Mistakes Made by U.S. in Improvement Projects for Iraq

Before he left his Pentagon post, Defense Secretary Leon E. Panetta concluded that the inability of the Obama administration to complete an agreement providing for an American military presence in Iraq after 2011 had deprived the United States of important political leverage in Iraq. 

When the United States had troops in Iraq, the former defense secretary explained, the American commander and the ambassador in Baghdad “created a strong force” that could often dissuade the Iraqi prime minister, Nuri Kamal al-Maliki, from making “bad decisions” and “going off a cliff.” 

But the withdrawal of the last complement of American forces in December 2011 reduced the ability of the United States to shape events there, he said. Mr. Panetta’s views are contained in a report by Stuart W. Bowen Jr., the special inspector general for Iraq reconstruction. 

The post was established by Congress more than eight years ago, and the 171-page assessment on “Learning From Iraq” is its final major report. Much of the study, which is to be released Wednesday, covers the more than $60 billion in American aid that was used to carry out projects in Iraq.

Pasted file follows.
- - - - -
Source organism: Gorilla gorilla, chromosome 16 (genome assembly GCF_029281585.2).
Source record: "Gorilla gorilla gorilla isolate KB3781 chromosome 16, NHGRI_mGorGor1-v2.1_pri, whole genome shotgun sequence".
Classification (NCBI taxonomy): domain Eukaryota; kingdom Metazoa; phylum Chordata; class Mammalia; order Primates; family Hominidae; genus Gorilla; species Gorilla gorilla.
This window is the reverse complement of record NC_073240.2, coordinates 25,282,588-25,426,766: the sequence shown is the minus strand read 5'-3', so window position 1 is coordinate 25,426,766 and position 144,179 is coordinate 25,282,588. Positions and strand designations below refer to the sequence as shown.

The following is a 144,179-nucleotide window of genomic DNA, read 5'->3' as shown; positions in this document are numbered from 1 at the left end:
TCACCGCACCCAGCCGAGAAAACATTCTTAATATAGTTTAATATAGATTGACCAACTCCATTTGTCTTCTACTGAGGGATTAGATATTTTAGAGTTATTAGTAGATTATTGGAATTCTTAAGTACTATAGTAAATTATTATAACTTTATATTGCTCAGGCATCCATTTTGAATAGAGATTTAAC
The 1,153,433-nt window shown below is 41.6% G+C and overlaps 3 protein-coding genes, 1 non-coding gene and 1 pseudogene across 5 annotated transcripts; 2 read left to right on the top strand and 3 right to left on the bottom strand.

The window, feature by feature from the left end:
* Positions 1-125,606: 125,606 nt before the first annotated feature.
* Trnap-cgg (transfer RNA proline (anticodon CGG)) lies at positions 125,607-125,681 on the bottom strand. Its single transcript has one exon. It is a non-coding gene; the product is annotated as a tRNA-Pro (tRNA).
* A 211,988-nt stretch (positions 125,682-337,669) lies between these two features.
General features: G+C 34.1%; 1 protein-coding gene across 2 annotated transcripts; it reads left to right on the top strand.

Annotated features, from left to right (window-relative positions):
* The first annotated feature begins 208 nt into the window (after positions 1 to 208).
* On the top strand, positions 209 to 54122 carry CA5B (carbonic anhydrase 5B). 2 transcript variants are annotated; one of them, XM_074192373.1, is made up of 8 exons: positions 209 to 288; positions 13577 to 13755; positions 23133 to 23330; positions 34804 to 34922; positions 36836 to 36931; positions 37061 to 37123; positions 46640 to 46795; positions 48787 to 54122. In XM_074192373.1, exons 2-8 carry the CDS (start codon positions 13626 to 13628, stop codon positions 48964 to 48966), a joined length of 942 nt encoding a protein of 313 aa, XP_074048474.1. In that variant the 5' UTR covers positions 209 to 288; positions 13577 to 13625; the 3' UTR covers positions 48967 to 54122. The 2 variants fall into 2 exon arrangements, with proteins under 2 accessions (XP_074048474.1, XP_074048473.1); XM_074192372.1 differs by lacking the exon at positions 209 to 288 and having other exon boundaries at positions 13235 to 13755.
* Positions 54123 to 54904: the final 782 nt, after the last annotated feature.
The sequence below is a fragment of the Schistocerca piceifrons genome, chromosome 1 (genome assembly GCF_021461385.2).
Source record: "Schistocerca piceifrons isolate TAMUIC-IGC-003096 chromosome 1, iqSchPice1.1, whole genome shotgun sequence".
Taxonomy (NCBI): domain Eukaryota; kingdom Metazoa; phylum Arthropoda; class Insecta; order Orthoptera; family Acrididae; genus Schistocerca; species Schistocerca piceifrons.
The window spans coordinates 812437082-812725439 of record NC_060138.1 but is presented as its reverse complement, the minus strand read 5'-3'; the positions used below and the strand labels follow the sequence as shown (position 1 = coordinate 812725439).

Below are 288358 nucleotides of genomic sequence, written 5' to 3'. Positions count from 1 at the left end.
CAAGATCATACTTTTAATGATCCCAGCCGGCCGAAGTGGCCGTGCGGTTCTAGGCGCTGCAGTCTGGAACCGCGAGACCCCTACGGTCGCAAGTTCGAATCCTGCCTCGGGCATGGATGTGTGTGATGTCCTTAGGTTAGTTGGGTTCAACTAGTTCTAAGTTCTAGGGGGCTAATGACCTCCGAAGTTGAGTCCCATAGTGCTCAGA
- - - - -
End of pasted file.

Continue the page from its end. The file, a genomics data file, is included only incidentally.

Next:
But the report also provides summaries of interviews with senior American and Iraqi officials, who in many cases drew remarkably similar conclusions about the mistakes made by the United States. 

The United States, officials from both countries say, took on too many large projects and often did not consult sufficiently with the Iraqis about which projects were needed and how best to go about them. 

As a result, the Iraqis were not always able to continue the projects as the American presence began to shrink, and the United States did not secure the good will it had hoped for. 

William J. Burns, the deputy secretary of state, told the inspector general that the United States had overreached by planning to “do it all and do it our way,” only to discover that the Americans quickly “wore out our welcome.” 

Expanding on this theme, Ryan C. Crocker, the American ambassador in Iraq from 2007 to 2009, said that a major problem was the United States’ failure to obtain “genuine” Iraqi support for major projects.

Sometimes, Mr. Crocker said, the United States would receive a “head nod,” a grudging Iraqi acquiescence to a project the United States wanted to undertake and which the Iraqis saw no reason to oppose since they were not paying for it. 

But as the United States began to reduce its footprint in Iraq, it discovered that there was little interest on the Iraqi side in carrying on the effort. James F. Jeffrey, the American ambassador in Iraq from 2010 to 2012, said that the reconstruction efforts did some good by putting tens of thousands of Iraqis to work and improving health care. 

Projects, he said, were also directed at improving oil production and electricity generation and at building a new Iraqi military. Still, Mr. Jeffrey said, “too much money was spent with too few results.” That was a point that senior Iraqi officials made as well.